Father Gagliardoni’s efforts to spiritually strengthen the people were ably implemented by the young Father Hendrick Laenen, who was assigned the ministry of the outlying chapels and stations and succeeded in convalidating the marriages of many couples who were only married civilly. He also decided to focus more attention on the larger communities to try to draw more participation, and began by offering Mass every Sunday at Los Saenz. Father Laenen had just come from the rugged missions of Tehuantepec in Mexico, and instantly found Roma “still a real mission: a lot to do, without knowing how to do it, still a bit of incommodity [inconvenience], lots of ignorance of the people and also little cooperation and little result[s] – in one word, still a real missionary work.”
New and old methods
In 1960 Father Maurice Buckley, the new pastor, continued the spiritual renewal with some new methods: he introduced the Cursillo movement to the parish with the help of Father Gus Petru, held “vacation religious school” and catechist training programs during the summers with the help of the Victory Noll Sisters, began study clubs, and got the public school to allow “released time” for catechism classes as well as Bible classes taught by himself and his associate at the high school itself.
When the Diocese of Brownsville was created out of the Diocese of Corpus Christi in 1965, the two chapels of Lopeño and Falcón in Zapata County and the remote mass station of Guerra in Jim Hogg County, all three outside the boundaries of the new diocese of Brownsville, were removed from the care of Roma. Two years later, due to the growth of the population between Roma and Rio Grande City, Escobares and La Rosita were made into an independent parish including the station of El Sauz to the north. These changes for the first time reduced the Roma mission district to one that no longer has any “interior country” stations, leaving it solely with its string of settlements and chapels near the highway in the western third of Starr County.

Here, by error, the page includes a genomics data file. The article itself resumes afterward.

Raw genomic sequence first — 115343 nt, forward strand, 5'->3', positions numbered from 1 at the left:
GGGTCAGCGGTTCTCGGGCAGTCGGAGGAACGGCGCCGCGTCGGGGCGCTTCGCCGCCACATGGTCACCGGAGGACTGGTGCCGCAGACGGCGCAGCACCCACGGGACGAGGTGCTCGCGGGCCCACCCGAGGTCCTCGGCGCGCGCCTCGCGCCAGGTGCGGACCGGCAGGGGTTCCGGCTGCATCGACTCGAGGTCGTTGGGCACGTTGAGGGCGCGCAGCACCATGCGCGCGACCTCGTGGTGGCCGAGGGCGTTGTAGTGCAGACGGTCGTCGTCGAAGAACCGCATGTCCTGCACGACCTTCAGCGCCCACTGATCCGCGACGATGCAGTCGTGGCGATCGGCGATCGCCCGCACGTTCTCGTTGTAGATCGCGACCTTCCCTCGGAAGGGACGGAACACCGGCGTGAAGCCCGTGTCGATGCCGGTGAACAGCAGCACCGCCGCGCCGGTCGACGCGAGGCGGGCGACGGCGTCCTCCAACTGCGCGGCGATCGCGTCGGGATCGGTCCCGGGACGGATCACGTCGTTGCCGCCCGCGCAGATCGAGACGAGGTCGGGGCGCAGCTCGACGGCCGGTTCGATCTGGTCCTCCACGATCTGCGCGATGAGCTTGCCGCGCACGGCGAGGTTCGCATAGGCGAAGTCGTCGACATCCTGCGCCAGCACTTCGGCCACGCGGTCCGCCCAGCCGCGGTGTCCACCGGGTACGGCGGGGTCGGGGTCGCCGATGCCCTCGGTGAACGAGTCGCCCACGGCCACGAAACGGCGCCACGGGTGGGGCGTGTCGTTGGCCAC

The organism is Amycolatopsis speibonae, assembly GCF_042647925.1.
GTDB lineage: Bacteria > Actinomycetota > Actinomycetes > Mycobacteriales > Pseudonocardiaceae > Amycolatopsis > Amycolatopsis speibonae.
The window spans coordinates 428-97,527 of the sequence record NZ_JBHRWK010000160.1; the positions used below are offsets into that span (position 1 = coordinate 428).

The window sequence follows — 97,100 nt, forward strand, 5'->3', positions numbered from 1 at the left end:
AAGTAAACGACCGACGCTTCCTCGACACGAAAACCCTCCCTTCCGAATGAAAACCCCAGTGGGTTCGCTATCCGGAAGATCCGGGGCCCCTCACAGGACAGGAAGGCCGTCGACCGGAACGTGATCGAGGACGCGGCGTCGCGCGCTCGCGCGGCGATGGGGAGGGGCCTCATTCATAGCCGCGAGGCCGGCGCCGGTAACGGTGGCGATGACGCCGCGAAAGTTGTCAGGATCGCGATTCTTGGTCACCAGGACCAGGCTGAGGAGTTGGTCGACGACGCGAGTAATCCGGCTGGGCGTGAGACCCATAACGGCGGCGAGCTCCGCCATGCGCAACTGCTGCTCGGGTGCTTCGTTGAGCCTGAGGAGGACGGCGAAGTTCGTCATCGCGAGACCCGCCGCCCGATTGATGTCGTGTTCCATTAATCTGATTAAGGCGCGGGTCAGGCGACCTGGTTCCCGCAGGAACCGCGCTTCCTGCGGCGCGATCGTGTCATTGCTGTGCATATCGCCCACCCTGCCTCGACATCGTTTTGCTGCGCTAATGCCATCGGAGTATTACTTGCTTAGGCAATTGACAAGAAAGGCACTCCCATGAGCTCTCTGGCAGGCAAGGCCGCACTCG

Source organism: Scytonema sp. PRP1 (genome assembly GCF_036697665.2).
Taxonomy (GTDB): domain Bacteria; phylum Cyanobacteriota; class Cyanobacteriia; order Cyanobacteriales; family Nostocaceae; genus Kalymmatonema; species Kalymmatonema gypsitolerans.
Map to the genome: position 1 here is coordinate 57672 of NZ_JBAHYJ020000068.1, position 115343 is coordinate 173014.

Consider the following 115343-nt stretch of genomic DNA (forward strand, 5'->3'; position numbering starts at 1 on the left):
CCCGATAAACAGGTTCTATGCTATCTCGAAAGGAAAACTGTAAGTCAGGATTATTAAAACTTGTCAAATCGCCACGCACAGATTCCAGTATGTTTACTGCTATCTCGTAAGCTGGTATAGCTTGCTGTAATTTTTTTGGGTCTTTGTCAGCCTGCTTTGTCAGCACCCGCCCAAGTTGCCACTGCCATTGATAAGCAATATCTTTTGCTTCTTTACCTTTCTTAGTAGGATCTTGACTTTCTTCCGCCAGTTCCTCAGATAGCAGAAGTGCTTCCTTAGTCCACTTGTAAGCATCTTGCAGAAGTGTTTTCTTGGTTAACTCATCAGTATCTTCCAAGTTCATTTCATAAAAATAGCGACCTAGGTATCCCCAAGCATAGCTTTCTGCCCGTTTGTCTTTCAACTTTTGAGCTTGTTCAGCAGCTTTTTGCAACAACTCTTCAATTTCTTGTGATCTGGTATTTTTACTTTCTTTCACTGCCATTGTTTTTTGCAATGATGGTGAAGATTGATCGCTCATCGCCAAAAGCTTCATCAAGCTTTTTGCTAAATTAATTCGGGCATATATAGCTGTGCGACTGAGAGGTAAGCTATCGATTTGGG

Given the history that has been recounted here, it is not surprising that among Oblates from the very beginning Roma and its missions have carried both a strong mythic sense and an “out of the way, different world” reputation. There seems to be a special charism among those select Oblates who fall in love with the ministry and the people in this unique “mission parish,” a parish that much more than most has maintained the same characteristics and challenges as when it began a century and a half ago, even as its people and their Oblates have undergone significant changes. In the 1980s and early 1990s Father Roy Snipes brought a strong celebratory sense of that Oblate ranchero heritage on the Mexican border and a youthful “country boy” drive to reinvigorate once more the community’s life. He encountered the latest version of Starr County’s seemingly perpetual interbreeding of widespread poverty, border commerce, and contraband culture by some, “an environment of poverty and powerlessness among the honest people who were engulfed within and controlled by a culture of lawlessness, political corruption, and drug trafficking.” Father Snipes openly confronted the insidious drug culture, and just as importantly promoted an appealing alternative among the youth through strong church involvement such as older altar boys, liturgical dramatizations, Boy Scouts, and community service projects, while also supporting Roma’s surprisingly strong tradition of sending its youth off to university education elsewhere. Roma, with its chapel communities of Los Saenz, Frontón, Saliñeno, and Falcon Heights in one of the poorest counties in the United States, remains “a real missionary work.”
Robert Wright, o.m.i.